# Heaviside Function facts for kids

Kids Encyclopedia Facts
The Heaviside step function, using the half-maximum convention

The Heaviside function, often written as H(x), is a non-continuous function whose value is zero for a negative input and one for a positive input.

The function is used in the mathematics of control theory to represent a signal that switches on at a specified time, and which stays switched on indefinitely. It was named after the Englishman Oliver Heaviside.

The Heaviside function is the integral of the Dirac delta function: H′(x) = δ(x). This is sometimes written as

$H(x) = \int_{-\infty}^x { \delta(t)} \mathrm{d}t$

## Discrete form

We can also define an alternative form of the Heaviside step function as a function of a discrete variable n:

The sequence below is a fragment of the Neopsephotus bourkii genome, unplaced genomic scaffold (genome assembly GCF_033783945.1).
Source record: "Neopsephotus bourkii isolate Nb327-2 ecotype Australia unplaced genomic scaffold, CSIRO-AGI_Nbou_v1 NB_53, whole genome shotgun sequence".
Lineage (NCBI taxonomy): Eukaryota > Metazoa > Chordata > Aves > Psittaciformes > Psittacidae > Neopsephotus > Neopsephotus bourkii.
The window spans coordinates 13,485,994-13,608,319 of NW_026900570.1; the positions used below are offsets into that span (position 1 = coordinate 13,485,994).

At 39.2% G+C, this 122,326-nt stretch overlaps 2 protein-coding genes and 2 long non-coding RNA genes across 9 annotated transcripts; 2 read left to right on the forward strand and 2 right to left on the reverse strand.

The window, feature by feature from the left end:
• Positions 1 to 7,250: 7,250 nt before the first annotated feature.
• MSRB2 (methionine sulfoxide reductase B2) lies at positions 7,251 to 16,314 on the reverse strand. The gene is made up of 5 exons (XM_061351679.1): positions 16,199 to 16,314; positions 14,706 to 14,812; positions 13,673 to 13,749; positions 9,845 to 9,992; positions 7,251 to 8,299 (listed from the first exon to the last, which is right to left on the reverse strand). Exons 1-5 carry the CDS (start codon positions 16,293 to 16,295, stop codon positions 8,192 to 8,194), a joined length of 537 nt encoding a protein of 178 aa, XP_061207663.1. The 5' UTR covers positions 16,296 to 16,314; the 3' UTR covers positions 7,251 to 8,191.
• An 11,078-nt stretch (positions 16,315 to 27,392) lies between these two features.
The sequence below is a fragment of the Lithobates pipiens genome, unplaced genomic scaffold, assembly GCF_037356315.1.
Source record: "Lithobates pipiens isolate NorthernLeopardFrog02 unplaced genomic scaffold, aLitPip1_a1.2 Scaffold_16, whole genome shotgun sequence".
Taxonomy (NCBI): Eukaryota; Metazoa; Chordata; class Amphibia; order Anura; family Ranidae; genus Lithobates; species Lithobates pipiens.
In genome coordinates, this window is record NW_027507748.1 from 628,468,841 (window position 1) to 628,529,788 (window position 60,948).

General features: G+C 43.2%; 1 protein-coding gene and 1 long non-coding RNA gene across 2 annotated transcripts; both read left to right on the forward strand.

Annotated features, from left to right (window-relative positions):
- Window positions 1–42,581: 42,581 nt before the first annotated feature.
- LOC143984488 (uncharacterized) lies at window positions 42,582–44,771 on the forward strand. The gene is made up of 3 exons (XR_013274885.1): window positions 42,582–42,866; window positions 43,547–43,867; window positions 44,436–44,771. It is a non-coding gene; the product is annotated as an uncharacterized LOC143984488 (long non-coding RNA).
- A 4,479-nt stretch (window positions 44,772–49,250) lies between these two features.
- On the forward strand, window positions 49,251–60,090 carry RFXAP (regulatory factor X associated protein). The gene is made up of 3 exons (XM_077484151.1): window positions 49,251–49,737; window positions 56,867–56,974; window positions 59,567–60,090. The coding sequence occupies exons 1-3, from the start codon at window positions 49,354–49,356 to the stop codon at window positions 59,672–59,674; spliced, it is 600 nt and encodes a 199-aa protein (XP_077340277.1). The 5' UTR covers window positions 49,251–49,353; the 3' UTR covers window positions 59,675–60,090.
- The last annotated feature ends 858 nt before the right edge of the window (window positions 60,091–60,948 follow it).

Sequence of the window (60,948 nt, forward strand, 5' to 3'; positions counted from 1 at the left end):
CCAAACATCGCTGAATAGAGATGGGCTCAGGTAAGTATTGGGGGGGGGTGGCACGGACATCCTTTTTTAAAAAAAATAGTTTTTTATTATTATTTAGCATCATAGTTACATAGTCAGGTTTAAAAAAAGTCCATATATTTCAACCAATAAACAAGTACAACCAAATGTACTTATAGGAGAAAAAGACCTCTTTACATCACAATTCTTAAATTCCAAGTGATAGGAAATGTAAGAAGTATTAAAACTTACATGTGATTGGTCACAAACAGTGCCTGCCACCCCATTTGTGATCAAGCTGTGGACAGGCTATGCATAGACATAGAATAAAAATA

$H[n]=\begin{cases} 0, & n < 0 \\ 1, & n \ge 0 \end{cases}$

where n is an integer.

Or

$H(x) = \lim_{z \rightarrow x^-} ((|z| / z + 1) / 2)$

The discrete-time unit impulse is the first difference of the discrete-time step

$\delta\left[ n \right] = H[n] - H[n-1].$

This function is the cumulative summation of the Kronecker delta:

$H[n] = \sum_{k=-\infty}^{n} \delta[k] \,$

where

$\delta[k] = \delta_{k,0} \,$

is the discrete unit impulse function.

## Representations

Often an integral representation of the Heaviside step function is useful:

$H(x)=\lim_{ \epsilon \to 0^+} -{1\over 2\pi \mathrm{i}}\int_{-\infty}^\infty {1 \over \tau+\mathrm{i}\epsilon} \mathrm{e}^{-\mathrm{i} x \tau} \mathrm{d}\tau =\lim_{ \epsilon \to 0^+} {1\over 2\pi \mathrm{i}}\int_{-\infty}^\infty {1 \over \tau-\mathrm{i}\epsilon} \mathrm{e}^{\mathrm{i} x \tau} \mathrm{d}\tau.$

## H(0)

The value of the function at 0 can be defined as H(0) = 0, H(0) = ½ or H(0) = 1. In particular:

$H(x) = \frac{1+\sgn(x)}{2} = \begin{cases} 0, & x < 0 \\ \frac{1}{2}, & x = 0 \\ 1, & x > 0. \end{cases}$

## Related pages

Heaviside Function Facts for Kids. Kiddle Encyclopedia.